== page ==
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Concepts of Statehood and Territoriality in Early Modern Afghanistan

Afghan Studies Lecture by Christine Nölle-Karimi, Austrian Academy of Sciences, Vienna

Tuesday, April 10, 2012
2:00 PM - 4:00 PM
Young Research Library
Presentation Room

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Christine Nölle-Karimi, Institute for Iranian Studies at the Austrian Academy of Sciences, specializes in regional history and concepts of power and space. She completed her PhD in Near Eastern Studies at U.C. Berkeley in 1995. She is the author of State and Tribe in Nineteenth-Century Afghanistan (1997),  on the genesis of the modern Afghan state and its impact on the relationship between the state-supporting elite and local powerbrokers; and co-author of Afghanistan—A Country without a State? (2002). In 2009 she obtained the Venia legendi in Iranian Studies at Bamberg University. Her next book, The Pearl in Its Midst: Herat and the Mapping of Khorasan from the Fifteenth to the Nineteenth Centuries (forthcoming), explores the changes that concepts of statehood and territoriality underwent since early modern times. Her current projects include the study of Persian travelogues and modernism in Persophone Literary History.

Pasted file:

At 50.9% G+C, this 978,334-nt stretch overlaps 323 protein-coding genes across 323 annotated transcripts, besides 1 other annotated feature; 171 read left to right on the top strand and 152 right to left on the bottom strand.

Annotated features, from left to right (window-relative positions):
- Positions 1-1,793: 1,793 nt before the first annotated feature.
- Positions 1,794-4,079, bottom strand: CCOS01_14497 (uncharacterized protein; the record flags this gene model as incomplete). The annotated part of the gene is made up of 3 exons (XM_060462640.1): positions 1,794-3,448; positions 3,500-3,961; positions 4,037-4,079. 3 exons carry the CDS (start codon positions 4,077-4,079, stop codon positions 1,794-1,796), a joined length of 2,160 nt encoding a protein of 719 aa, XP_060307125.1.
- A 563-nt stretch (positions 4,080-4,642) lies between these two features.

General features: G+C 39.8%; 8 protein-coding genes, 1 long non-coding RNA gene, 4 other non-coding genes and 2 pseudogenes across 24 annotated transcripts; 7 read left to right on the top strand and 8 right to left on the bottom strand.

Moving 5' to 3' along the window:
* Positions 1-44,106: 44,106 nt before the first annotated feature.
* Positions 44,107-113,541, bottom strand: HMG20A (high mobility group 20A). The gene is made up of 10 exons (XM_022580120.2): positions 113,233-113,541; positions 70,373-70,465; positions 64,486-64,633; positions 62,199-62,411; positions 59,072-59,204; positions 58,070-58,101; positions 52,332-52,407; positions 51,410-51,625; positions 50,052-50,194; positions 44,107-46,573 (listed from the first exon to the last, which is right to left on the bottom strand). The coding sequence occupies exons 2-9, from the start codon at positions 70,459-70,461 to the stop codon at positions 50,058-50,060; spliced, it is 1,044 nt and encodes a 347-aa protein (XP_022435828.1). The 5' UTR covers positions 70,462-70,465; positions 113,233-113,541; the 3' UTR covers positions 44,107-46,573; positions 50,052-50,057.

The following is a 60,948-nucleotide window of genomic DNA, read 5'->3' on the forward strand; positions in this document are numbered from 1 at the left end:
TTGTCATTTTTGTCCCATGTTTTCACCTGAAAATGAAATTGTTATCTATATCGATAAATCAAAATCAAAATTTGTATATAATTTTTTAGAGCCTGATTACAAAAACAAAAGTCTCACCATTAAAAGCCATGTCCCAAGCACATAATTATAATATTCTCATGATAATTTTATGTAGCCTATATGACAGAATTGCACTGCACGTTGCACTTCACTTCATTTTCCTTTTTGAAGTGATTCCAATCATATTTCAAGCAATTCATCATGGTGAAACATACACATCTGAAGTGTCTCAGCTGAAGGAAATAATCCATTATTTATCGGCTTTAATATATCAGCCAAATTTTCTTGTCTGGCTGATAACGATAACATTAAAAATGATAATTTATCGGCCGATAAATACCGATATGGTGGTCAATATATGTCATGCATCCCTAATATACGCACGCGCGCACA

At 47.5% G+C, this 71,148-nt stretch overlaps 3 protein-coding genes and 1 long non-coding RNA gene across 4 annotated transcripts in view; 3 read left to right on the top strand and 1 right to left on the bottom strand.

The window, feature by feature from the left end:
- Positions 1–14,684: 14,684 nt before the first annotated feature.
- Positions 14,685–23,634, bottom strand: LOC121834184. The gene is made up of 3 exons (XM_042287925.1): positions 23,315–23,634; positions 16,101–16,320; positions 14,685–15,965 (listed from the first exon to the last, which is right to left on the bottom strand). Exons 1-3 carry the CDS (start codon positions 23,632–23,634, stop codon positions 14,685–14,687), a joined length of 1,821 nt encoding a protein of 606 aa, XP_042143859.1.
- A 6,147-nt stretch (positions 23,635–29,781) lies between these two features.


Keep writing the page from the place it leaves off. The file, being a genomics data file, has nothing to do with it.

In this presentation, Prof. Nölle-Karimi will briefly explore the construction of Afghanistan as a modern political entity and its projection into the past. The focus, however, will be on early modern notions of territory and the constraints and opportunities that delimited the horizon of the military actors. Interestingly, the term “Afghanistan” was associated with different spatial concepts over time. On the basis of Persian chronicles, she will argue that the mapping of the terrain was a dynamic process which involved the agglomeration of known territorial units rather than the delineation of political entities.

This lecture is presented by the UCLA Asia Institute's Program on Central Asia, with support from the American Institute of Afghanistan Studies.


Sponsor(s): Program on Central Asia, American Institute of Afghanistan Studies